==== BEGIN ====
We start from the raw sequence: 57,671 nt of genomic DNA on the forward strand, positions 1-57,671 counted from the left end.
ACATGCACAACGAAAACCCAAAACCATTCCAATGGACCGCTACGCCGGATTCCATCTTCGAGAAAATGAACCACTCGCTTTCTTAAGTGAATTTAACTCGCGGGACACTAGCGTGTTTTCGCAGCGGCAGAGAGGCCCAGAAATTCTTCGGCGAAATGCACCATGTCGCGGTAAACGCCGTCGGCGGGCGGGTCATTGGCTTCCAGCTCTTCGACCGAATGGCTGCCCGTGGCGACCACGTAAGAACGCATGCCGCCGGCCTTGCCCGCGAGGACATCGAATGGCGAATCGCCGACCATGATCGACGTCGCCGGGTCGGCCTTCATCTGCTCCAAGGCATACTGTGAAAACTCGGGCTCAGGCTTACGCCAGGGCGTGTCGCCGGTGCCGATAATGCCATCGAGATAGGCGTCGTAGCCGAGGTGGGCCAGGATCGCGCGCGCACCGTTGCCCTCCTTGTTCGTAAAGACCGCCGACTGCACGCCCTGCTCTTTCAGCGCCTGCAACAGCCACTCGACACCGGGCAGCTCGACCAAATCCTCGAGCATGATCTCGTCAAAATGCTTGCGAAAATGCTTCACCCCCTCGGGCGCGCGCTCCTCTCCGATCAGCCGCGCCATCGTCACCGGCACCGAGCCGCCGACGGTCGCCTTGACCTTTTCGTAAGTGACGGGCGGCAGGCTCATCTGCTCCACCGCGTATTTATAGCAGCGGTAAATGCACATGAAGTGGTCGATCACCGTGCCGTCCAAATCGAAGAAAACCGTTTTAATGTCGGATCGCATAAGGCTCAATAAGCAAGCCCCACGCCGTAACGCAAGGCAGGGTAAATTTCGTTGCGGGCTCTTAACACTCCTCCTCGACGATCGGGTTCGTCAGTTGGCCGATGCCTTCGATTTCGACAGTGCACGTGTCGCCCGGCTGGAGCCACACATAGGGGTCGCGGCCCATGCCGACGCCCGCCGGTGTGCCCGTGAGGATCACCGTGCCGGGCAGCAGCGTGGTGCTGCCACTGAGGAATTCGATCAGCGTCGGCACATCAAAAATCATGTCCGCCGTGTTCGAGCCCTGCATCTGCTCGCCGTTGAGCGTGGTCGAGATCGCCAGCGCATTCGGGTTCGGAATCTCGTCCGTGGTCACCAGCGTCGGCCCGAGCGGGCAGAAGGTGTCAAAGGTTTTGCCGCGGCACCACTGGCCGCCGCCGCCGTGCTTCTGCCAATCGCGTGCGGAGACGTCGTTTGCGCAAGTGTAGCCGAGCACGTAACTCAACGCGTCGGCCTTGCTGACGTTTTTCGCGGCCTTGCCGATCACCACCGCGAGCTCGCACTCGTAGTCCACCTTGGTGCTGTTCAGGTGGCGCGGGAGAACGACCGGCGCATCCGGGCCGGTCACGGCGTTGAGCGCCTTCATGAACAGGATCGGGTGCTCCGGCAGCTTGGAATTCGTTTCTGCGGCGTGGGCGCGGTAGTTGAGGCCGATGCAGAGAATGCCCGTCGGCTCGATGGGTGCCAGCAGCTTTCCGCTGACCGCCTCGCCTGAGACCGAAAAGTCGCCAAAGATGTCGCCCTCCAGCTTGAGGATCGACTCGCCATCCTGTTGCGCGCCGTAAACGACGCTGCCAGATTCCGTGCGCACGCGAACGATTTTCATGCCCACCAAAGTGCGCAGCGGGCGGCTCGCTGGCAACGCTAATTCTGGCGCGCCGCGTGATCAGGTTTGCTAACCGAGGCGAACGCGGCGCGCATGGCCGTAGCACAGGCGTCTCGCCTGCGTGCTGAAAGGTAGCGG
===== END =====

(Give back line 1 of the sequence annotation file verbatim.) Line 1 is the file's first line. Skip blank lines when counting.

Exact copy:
We start from the raw sequence: 57,671 nt of genomic DNA on the forward strand, positions 1-57,671 counted from the left end.